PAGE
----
It's a great pleasure to be here today at the National Press Club. You welcomed me when I came here as Chairman of the National Endowment for the Humanities. I appreciated your hospitality then, and I appreciate your inviting me to come again now that I am in a somewhat different role. When I spoke to you before it was about history, and I, like you, I am sure, have certainly had history much on my mind of late. I have a sense that I know many share of living at a critical moment in time, and, may I add, I also have a strong sense of gratitude for the strong leadership of our President through this crucial period.
And without any hint of bias, let me observe that the Vice President is no slouch either.
July 2nd, the day on which we gather, is a significant one in American history. It was on this day in 1776 that the Continental Congress voted that we would be free and independent. So significant was that moment that John Adams thought that July 2nd was the day we would commemorate. When he wrote to Abigail that there ought to be "pomp and parade" and "illuminations from one end of this continent to the other from this time forward forever more," he was talking about July 2nd celebrations; but, of course, it is the 4th on which we have parades and fireworks, the 4th, the day on which the Congress adopted the Declaration of Independence, the document that set forth in immortal words the founding ideals of this country: "that all men are created equal; that they are endowed by their Creator with certain inalienable rights; that among these are life, liberty, and the pursuit of happiness."
Our country's history has in many ways been the story of trying to live up to these noble ideals. Indeed, as Lincoln explained the Civil War it was a struggle to see whether a nation dedicated to these high principles could long endure. Exactly 139 years ago today, an event occurred that was pivotal in determining the endurance of this nation, and at the center of this event, which occurred on July 2, 1863, was the man I want to talk about today. He was a military hero, though that was not his training. He had studied to be a minister of the gospel, then became a college professor as a young man. His name was Joshua Chamberlain, and when the Civil War broke out, he was teaching rhetoric, oratory and modern languages at Bowdoin College in Maine.
As you will remember, the Civil War did not start out well for the Union. People in the North had expected there would be a quick victory, but the First Battle of Bull Run put an end to that thinking. The Northern Army had fled the battlefield at Manassas, departing in such a panic that a litter of canteens, muskets, and cartridge boxes were left behind. Desperate and mud-covered, northern troops fell back on Washington, and for months Union generals seemed to be in shock, unable to find the resolve to march against the enemy again.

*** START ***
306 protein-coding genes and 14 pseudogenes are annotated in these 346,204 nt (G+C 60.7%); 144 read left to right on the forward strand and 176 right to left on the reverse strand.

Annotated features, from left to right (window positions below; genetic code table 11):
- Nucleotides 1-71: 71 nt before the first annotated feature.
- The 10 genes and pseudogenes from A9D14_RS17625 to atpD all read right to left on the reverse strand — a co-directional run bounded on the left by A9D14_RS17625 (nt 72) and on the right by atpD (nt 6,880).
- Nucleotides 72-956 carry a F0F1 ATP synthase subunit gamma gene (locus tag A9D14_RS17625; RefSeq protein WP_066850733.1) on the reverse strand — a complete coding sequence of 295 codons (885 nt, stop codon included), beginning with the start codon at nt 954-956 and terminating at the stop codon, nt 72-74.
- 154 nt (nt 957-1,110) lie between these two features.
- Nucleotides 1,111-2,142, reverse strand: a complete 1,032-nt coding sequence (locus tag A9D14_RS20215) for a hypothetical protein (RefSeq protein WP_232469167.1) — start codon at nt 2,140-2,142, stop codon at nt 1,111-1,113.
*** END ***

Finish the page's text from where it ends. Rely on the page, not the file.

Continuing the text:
By the spring of 1862, things were somewhat better. There were victories in the West and the Army of the Potomac moved once more into Confederate territory, but so timid was its commander, General George B. McClellan, that he ordered the forces under his command to retreat even after they had been victorious.
In July 1862, Lincoln put out a call to the states for 300,000 men to serve in the Federal Army, and one of those answering was Joshua Chamberlain. He sent a letter to Maine's governor, "I fear this war, so costly of blood and treasure," he wrote, "will not cease until the men of the north are willing to leave good positions and sacrifice the dearest personal interests to rescue our country from desolation." He was quite willing to admit that he was not deeply knowledgeable about military matters, but, he wrote the governor, "What I do not know in that line, I know how to learn."
Neither his wife nor his college was enthusiastic about his going to war, but Chamberlain secured a commission, and on August 8, 1862, became a lieutenant colonel in Maine's Twentieth Infantry Regiment. Moving by train and steamer, Chamberlain and the other men of the Twentieth arrived in the vicinity of Washington, D.C. at an inauspicious time: Union forces had suffered a second defeat at Bull Run and the city was reeling. Robert E. Lee began moving north, and Union troops, including the Twentieth Maine, followed in pursuit. The armies met at Antietam, where the Union halted Lee's advance and inflicted terrible losses on his army but did not destroy it. Three months later, in fact, the rebels defeated Union forces at Fredericksburg. "I am sick and tired of disaster," a Union soldier wrote to his mother. And then came another one, the defeat of the Union at Chancellorsville in May 1863.
The stage was now set for a battle that could decide the outcome of the war. Lee invaded the North for the second time, this time moving into Pennsylvania. The Federal army followed, its leaders no doubt concerned that another victory for the Confederacy, particularly in the North, might cause the Union war effort to collapse. Lee certainly had that hope, even that expectation. He said to one of his men, "If God gives us the victory, the war will be over and we shall achieve the recognition of our independence."
Joshua Chamberlain was now in command of the Twentieth Maine, and although he could not have foreseen what July 2, 1863 held in store, he had prepared both himself and those he commanded for momentous events. He himself had become a student of the art of war, reading basic manuals as well as classical works. "I study, I tell you," he wrote to his wife Fannie, ". . . I am bound to understand every thing." Particularly after Antietam, he and Adelbert Ames, who preceded him as colonel of the Twentieth Maine, required daily drills of their citizen soldiers--men who had recently been fishermen and farmers and shopkeepers. "Hour by weary hour," writes one Chamberlain biographer, "four hours a day and more, the commands rang out in the Twentieth's camp." After Fredericksburg, Chamberlain called upon West Pointers in the Fifth Corps to conduct a series of seminars so that he and other officers could deepen their understanding of the strategy and tactics of war.